London-based online lender start-up MarketInvoice has announced that it has raised £56 million ($72 million) in a combination of equity and debt investor funding for a Series B round, CNBC reports.
Small-to-medium enterprises use MarketInvoice’s platform to sell their unpaid invoices in order to receive access to working capital loans.
According to the firm, British financial giant Barclays led the round, along with InnoVentures, the venture capital vehicle of major Spanish lender Santander. MarketInvoice also received a £30 million debt facility from Viola Credit, which is a subsidiary of Israeli private equity firm Viola Group, says CNBC.
“Collaborating with fintech companies like MarketInvoice is an integral part of Barclays’ strategy for accelerating growth.”
“Collaborating with fintech companies like MarketInvoice is an integral part of Barclays’ strategy for accelerating growth,” said Ian Rand, CEO, Barclays Business Bank, in a statement. “This investment demonstrates our commitment to the partnership we announced last summer which offers hundreds of thousands of our SME clients access to even more innovative forms of finance, boosting cash flow and competition in the market."
Other participants in the equity fundraising included Viola Credit and Northzone, a VC firm based in Europe.
Barclays’ participation comes as no surprise given the bank’s significant minority stake in the firm bought last year. According to CNBC, this strategic partnership will enable Barclays’s business clients to access MarketInvoice’s invoice finance solutions.
To-date, MarketInvoice has funded more than £2 billion in loans to U.K. businesses since its 2011 inception. The infusion will support expansion in the U.K. as well as partnership development with banks, particularly to facilitate cross-border payments, says Anil Stocker, co-founder and CEO of MarketInvoice.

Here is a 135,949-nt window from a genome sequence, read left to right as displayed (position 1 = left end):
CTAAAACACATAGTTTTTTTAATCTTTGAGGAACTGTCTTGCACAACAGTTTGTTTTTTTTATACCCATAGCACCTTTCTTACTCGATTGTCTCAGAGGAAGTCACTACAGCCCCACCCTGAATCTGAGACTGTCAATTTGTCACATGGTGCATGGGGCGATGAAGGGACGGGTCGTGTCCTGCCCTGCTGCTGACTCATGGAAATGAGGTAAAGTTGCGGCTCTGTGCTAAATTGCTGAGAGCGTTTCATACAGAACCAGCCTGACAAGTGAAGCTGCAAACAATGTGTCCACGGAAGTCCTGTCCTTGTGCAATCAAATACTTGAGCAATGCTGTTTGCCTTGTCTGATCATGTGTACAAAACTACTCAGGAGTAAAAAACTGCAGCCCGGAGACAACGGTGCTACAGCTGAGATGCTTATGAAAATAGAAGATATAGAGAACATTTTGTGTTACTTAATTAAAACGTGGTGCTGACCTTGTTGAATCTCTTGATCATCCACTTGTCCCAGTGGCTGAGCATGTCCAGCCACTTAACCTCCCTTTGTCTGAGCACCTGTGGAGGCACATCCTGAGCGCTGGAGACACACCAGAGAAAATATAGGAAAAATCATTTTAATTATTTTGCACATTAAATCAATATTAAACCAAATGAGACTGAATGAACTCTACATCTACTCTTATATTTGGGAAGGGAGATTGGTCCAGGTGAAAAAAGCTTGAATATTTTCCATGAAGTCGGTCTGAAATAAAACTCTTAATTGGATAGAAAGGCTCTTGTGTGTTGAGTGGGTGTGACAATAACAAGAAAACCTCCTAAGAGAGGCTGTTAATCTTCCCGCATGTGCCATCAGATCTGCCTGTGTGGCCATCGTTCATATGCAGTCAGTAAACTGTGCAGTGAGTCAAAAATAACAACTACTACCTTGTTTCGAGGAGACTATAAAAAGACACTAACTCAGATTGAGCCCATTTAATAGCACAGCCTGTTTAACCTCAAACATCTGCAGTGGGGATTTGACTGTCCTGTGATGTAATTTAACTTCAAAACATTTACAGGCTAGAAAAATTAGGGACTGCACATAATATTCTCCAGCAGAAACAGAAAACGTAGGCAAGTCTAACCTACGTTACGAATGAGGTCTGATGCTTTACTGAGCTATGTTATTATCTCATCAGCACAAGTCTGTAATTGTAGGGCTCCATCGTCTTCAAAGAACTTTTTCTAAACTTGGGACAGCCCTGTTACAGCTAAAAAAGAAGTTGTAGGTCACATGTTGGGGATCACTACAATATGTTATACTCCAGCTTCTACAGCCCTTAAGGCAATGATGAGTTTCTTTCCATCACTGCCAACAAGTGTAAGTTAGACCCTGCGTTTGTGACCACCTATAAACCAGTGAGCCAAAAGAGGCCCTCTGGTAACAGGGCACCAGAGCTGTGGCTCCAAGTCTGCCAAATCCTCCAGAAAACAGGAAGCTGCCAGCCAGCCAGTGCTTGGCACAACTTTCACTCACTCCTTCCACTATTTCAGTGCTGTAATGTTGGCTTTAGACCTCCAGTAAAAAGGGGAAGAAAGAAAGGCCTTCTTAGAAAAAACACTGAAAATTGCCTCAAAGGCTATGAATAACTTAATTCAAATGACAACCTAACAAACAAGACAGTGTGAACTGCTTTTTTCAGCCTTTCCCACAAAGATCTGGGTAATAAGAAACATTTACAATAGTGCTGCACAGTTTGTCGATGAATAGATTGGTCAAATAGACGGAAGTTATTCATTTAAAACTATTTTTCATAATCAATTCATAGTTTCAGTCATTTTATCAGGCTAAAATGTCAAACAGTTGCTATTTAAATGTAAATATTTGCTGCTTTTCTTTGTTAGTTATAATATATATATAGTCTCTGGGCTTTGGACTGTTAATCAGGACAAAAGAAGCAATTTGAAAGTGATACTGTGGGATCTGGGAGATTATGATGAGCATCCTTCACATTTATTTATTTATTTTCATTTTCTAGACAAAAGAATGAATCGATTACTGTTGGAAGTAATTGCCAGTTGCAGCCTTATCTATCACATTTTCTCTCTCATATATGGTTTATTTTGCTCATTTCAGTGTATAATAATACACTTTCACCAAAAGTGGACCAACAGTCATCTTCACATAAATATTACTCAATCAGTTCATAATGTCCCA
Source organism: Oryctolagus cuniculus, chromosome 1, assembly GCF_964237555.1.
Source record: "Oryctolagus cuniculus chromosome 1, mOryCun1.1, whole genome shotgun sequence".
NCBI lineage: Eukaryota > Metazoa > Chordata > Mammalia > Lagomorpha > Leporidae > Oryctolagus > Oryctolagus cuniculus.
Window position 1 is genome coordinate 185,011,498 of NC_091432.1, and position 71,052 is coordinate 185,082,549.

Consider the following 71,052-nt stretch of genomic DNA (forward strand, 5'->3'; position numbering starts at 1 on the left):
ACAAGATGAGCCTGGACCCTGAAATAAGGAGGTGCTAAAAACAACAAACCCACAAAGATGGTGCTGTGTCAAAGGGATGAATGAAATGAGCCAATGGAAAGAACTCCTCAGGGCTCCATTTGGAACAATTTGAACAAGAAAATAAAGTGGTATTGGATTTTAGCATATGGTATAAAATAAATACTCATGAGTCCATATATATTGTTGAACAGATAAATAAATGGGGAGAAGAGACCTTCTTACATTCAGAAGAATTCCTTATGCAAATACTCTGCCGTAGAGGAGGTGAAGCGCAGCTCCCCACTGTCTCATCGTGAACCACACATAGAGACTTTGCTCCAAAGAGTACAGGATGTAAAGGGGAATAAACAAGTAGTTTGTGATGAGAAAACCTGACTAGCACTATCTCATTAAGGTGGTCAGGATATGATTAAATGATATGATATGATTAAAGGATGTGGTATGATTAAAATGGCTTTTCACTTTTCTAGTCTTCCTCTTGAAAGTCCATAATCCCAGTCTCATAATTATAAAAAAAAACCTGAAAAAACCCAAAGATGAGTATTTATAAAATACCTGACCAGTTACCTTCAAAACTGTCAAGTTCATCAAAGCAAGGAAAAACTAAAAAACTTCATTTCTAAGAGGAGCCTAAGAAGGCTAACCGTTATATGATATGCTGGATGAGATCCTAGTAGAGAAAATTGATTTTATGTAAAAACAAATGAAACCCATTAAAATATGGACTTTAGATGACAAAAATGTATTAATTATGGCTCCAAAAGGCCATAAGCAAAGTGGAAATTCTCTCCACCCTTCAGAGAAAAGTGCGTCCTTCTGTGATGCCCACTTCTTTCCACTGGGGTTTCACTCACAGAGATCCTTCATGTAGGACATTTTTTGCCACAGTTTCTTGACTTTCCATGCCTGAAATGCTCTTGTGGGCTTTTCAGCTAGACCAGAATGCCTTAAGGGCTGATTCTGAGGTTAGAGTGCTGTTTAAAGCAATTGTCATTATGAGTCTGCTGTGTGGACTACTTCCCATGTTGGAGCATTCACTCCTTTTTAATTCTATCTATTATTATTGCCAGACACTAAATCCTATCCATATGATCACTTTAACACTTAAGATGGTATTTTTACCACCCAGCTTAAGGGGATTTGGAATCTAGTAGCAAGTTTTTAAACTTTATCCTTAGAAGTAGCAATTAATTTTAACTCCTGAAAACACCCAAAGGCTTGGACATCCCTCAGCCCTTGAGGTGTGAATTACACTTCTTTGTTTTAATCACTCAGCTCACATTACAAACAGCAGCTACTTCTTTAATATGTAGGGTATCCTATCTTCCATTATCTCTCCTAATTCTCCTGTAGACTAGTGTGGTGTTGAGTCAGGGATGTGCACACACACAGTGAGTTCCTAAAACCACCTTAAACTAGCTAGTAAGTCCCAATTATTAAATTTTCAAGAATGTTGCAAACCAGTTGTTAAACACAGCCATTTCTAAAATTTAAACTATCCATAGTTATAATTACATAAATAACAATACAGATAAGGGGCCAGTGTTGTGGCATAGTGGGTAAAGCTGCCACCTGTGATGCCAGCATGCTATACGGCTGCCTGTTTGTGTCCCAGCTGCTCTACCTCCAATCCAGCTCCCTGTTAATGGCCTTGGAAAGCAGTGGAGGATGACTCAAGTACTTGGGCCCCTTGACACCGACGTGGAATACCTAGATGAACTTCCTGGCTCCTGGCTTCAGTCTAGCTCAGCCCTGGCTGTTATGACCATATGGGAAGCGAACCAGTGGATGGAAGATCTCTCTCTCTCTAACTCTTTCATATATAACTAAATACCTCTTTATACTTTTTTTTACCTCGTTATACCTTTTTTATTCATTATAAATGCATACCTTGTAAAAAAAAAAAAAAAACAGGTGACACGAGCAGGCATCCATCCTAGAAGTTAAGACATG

“We’re using this money to scale the business here in the U.K., which means delivering on the strategic partnership that we have with Barclays and investing more in tech and data,” he told CNBC in a phone interview.
“We also have an eye now through the strategic partnerships — especially with Santander — to go abroad to see how we can work in European countries or further afield working with their business units.”
While MarketInvoice often garners comparisons to established peer-to-peer lenders, their offering focuses on matching small business customers with financial institutions, who comprise 75 percent of investors on the platform, Stocker told CNBC. Investors on the platform include the British Business Bank, German lender Varengold and Portuguese bank Banco BNI Europa.